Science Roundtable on Highland Lake Summary

posted May 14, 2018, 11:23 AM by Joseph Bickard   [ updated May 14, 2018, 11:24 AM ]

The following summary of the December 1, 2017 Science Roundtable on Highland Lake has been prepared for the board of directors of the Highland Lake Association. Highland Lake is an important resource to the region and well worth the stewardship required to protect it. This represents fulfillment of the first subtask under Task 1 of the proposal submitted by DK Water Resource Consulting LLC on November 1, 2017. Jeff Dennis prepared a summary of historic Highland Lake water quality dated September 20, 2017. Some of the information from that report is included by reference below but the bulk of the report is not repeated. That report should be consulted as background material that laid the groundwork for the Science Roundtable. This summary was presented to the Highland Lake Board of Directors on December 14, 2017.

In recent years, a small species of cyanobacteria (picocyanobacteria or PC) has been observed in Highland Lake. Over the past 4 years, the PC species has reached much higher densities than previously observed. From mid-July to mid-August of 2014 -2017, densities of the PC were sufficient to reduce water transparency from approximately 5 meters before and after this period to 2 meters during this period. Reports of lake users during this period suggest that the lake looks cloudy.This has been characterized as a bloom.The nature, origins and control of this bloomwas the focus of the Science Roundtable discussion.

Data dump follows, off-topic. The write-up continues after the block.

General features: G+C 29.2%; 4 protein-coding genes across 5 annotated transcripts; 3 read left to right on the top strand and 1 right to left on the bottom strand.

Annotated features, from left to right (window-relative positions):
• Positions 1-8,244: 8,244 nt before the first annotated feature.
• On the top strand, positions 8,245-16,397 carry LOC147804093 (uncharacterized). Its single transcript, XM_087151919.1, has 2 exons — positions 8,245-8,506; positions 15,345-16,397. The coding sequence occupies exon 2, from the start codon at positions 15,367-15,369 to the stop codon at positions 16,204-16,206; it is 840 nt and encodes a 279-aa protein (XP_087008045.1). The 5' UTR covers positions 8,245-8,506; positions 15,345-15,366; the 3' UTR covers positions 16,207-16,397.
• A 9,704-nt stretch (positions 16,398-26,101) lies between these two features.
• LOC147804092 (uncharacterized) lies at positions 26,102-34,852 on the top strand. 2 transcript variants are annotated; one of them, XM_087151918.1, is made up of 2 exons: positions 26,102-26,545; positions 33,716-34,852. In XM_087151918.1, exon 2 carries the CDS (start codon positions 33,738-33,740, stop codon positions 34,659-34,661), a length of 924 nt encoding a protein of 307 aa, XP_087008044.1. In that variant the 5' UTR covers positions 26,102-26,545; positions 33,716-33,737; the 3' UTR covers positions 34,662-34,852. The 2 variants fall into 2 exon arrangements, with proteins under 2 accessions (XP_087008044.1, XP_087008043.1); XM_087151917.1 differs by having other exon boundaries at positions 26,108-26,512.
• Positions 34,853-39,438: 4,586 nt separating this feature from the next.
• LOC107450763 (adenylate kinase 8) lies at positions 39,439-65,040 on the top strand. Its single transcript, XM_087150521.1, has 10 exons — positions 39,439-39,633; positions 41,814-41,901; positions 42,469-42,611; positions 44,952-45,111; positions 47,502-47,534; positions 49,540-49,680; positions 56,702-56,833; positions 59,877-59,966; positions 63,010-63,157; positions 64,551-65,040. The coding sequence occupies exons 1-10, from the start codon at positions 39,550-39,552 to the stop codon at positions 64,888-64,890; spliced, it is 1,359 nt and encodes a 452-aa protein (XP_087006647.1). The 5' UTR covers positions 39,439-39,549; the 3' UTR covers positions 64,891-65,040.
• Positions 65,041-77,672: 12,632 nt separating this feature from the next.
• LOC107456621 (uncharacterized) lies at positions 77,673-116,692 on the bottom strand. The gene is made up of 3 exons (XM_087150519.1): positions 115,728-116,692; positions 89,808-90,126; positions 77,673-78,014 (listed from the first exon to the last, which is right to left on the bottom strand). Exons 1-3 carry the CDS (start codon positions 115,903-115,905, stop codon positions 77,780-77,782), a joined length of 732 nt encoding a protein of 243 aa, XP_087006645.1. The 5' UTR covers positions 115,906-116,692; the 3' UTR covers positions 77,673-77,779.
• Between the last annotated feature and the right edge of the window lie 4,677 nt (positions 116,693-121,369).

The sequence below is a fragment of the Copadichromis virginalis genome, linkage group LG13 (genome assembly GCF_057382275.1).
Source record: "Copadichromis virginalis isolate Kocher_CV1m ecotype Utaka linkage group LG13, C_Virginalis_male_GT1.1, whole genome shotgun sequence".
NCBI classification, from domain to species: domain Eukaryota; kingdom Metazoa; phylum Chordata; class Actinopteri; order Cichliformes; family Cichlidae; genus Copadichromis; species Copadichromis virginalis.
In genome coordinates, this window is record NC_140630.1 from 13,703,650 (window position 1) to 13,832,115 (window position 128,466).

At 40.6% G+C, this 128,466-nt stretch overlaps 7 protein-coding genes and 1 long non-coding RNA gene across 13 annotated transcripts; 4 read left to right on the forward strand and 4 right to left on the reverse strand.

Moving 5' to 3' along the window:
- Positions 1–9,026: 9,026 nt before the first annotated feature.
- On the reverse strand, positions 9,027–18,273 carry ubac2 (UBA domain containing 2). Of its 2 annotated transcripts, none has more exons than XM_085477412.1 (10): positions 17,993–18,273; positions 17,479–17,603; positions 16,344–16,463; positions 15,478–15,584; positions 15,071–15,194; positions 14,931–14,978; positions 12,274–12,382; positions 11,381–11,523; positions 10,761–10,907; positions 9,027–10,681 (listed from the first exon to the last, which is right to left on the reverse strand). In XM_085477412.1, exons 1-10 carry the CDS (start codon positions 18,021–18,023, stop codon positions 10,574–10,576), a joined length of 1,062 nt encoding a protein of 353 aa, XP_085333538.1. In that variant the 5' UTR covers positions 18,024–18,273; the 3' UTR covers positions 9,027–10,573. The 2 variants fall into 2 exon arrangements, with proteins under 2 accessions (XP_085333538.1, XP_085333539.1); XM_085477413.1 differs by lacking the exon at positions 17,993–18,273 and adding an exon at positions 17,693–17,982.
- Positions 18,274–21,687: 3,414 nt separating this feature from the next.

The PC bloomhas been characterized as being comprised primarily of a single celled cyanobacteria of the genus Synechoccus. This is the only known bloomof this genus in New England although this genus is commonly present in lakes. Identification of the particular species or groups of species comprising the bloom will take additional analysis. DNA fingerprinting was discussed as possible cost effective way to identify the individual species. Bigelow labs has the capability to perform such fingerprinting. During the onset of the bloomboth chlorophyll a (a measure of the greenness of the water) and total phosphorus (the most critical nutrient in lakes) concentrations were relatively low perhaps suggesting that the PC were obtaining phosphorus from another source. The shallow sediments were suggested as a possibility.

The initial part of the science roundtable was focused on what information was known. This included the following:

  1. There is currently a very long and detailed water quality data set available for Highland Lake thanks to the volunteer monitoring team led by Keith Williams. This puts Highland Lake in strong position for identifying and characterizing changes in water quality.

  2. Work from Steve Norton of the University of Maine suggests that the deep sediments of highland Lake are currently not a large source of phosphorus due to the amount of aluminum in the soils in the Highland Lake watershed. Aluminum holds onto phosphorus and keeps it in the sediments even when oxygen is depleted in the overlying water (oxygen depletion in deep waters is observed in Highland Lake).

  3. Increased development pressure without aggressive phosphorus controls will add additional phosphorus to Highland Lake.

  4. The populations of adult and young alewives have increased in recent years due to the re-establishment of the natural run. Adult alewives live in the ocean and run into freshwater lakes and ponds to spawn in the spring to early summer. They then return to salt water over the summer. Young alewives hatch in the lake and grow to approximately 3 inches over the summer and then leave the lake for the ocean in the late summer or early fall.

Rosie Hartzler and Board of Directors December 17, 2017